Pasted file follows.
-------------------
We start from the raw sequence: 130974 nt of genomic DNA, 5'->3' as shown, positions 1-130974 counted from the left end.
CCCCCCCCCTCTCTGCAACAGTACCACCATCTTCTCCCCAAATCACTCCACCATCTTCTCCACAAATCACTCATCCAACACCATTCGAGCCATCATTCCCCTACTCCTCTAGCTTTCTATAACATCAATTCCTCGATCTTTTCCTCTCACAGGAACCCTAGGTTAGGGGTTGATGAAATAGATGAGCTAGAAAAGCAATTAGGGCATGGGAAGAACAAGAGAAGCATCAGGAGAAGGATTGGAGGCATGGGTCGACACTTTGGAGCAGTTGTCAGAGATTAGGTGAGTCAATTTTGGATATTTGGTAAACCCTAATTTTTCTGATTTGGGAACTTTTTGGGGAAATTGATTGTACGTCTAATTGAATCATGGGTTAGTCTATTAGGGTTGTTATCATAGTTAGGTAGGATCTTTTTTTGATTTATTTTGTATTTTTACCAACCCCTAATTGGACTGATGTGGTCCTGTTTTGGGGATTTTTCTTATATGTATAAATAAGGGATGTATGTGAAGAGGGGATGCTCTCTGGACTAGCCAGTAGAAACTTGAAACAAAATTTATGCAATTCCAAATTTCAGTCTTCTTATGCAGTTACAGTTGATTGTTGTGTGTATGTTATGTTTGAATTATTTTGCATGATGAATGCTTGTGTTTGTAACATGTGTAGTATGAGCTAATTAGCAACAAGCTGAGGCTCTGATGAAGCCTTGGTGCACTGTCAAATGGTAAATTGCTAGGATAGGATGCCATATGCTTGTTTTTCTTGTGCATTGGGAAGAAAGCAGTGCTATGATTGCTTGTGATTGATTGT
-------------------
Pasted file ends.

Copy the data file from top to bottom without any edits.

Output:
We start from the raw sequence: 130974 nt of genomic DNA, 5'->3' as shown, positions 1-130974 counted from the left end.
CCCCCCCCCTCTCTGCAACAGTACCACCATCTTCTCCCCAAATCACTCCACCATCTTCTCCACAAATCACTCATCCAACACCATTCGAGCCATCATTCCCCTACTCCTCTAGCTTTCTATAACATCAATTCCTCGATCTTTTCCTCTCACAGGAACCCTAGGTTAGGGGTTGATGAAATAGATGAGCTAGAAAAGCAATTAGGGCATGGGAAGAACAAGAGAAGCATCAGGAGAAGGATTGGAGGCATGGGTCGACACTTTGGAGCAGTTGTCAGAGATTAGGTGAGTCAATTTTGGATATTTGGTAAACCCTAATTTTTCTGATTTGGGAACTTTTTGGGGAAATTGATTGTACGTCTAATTGAATCATGGGTTAGTCTATTAGGGTTGTTATCATAGTTAGGTAGGATCTTTTTTTGATTTATTTTGTATTTTTACCAACCCCTAATTGGACTGATGTGGTCCTGTTTTGGGGATTTTTCTTATATGTATAAATAAGGGATGTATGTGAAGAGGGGATGCTCTCTGGACTAGCCAGTAGAAACTTGAAACAAAATTTATGCAATTCCAAATTTCAGTCTTCTTATGCAGTTACAGTTGATTGTTGTGTGTATGTTATGTTTGAATTATTTTGCATGATGAATGCTTGTGTTTGTAACATGTGTAGTATGAGCTAATTAGCAACAAGCTGAGGCTCTGATGAAGCCTTGGTGCACTGTCAAATGGTAAATTGCTAGGATAGGATGCCATATGCTTGTTTTTCTTGTGCATTGGGAAGAAAGCAGTGCTATGATTGCTTGTGATTGATTGT